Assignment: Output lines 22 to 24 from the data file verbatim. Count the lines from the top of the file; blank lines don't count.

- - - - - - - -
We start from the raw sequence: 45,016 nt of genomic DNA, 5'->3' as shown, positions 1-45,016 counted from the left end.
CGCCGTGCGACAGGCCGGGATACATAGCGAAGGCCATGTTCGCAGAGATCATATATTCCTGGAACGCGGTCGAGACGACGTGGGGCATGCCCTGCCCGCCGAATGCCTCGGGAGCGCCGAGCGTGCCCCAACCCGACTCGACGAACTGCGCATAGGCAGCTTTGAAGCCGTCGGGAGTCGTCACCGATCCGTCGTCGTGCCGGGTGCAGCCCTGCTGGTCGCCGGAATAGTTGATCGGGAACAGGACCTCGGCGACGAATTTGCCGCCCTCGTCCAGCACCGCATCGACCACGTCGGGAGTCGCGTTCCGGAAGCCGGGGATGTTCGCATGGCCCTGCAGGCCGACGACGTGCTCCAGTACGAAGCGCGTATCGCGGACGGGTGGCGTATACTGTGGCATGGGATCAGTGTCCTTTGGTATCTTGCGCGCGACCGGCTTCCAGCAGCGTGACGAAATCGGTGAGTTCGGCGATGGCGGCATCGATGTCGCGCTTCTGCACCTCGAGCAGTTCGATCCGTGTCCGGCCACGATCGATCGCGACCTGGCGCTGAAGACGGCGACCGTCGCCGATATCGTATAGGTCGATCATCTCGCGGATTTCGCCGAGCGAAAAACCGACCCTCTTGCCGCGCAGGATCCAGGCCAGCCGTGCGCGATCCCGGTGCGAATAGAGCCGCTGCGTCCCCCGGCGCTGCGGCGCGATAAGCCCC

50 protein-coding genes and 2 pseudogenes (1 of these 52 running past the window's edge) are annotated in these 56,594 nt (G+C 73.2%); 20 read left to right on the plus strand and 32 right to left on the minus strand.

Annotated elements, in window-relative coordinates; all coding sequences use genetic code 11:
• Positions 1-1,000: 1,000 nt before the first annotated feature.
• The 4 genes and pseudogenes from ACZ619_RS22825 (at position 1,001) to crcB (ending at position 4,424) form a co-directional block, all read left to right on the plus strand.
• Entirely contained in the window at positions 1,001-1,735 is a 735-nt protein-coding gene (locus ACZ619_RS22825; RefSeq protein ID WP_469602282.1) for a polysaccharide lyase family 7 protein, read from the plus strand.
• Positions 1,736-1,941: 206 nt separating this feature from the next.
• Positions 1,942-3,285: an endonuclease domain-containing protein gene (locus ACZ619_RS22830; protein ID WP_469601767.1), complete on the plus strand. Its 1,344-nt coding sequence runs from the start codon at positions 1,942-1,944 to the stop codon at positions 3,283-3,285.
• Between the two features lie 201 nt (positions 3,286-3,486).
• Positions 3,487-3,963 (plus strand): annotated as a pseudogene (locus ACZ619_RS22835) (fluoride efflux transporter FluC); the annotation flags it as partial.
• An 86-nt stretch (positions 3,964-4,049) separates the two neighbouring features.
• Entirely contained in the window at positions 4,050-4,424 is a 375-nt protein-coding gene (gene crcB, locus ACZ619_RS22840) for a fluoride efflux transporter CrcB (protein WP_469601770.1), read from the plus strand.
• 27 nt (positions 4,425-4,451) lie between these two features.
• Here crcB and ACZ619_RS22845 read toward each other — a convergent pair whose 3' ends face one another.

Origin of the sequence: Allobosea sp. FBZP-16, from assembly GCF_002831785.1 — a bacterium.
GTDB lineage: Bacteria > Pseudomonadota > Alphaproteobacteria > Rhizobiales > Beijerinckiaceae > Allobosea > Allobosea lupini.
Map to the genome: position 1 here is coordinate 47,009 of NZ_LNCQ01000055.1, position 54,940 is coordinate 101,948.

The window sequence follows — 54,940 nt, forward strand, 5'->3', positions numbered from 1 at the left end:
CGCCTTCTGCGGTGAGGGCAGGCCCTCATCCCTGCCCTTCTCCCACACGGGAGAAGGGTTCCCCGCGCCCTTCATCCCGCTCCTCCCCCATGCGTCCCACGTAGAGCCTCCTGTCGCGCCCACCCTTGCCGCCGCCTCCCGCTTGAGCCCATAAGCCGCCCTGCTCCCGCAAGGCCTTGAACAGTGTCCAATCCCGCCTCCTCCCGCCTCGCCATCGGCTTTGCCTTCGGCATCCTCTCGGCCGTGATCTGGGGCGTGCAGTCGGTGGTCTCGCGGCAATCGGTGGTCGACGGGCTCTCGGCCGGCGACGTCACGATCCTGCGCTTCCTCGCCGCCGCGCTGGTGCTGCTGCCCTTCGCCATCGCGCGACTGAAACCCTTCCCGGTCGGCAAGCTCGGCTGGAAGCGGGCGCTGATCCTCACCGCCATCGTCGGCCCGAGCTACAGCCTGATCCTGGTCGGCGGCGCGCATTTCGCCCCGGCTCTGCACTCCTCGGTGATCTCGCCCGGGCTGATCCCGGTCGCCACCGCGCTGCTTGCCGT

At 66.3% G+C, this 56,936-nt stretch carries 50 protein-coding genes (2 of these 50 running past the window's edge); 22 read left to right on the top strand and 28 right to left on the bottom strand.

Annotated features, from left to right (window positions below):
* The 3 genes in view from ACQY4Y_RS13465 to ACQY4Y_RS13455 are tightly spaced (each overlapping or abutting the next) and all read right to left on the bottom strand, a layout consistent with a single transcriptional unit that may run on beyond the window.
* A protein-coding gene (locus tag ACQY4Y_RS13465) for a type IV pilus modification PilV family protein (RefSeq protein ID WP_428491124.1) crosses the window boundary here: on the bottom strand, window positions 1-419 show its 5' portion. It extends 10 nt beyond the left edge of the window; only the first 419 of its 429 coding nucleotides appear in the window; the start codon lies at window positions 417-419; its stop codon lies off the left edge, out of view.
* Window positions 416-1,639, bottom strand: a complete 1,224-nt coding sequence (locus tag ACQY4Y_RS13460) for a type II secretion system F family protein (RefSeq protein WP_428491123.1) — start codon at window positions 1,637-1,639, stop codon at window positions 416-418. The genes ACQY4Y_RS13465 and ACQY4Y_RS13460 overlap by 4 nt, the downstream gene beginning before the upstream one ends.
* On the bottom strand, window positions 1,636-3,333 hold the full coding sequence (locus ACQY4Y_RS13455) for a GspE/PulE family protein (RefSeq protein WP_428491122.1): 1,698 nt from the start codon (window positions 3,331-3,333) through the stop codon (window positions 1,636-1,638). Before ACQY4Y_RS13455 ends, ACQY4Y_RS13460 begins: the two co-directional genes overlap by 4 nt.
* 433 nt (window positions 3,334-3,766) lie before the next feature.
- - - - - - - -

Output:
Annotated features, from left to right (window positions below):
* The 3 genes in view from ACQY4Y_RS13465 to ACQY4Y_RS13455 are tightly spaced (each overlapping or abutting the next) and all read right to left on the bottom strand, a layout consistent with a single transcriptional unit that may run on beyond the window.
* A protein-coding gene (locus tag ACQY4Y_RS13465) for a type IV pilus modification PilV family protein (RefSeq protein ID WP_428491124.1) crosses the window boundary here: on the bottom strand, window positions 1-419 show its 5' portion. It extends 10 nt beyond the left edge of the window; only the first 419 of its 429 coding nucleotides appear in the window; the start codon lies at window positions 417-419; its stop codon lies off the left edge, out of view.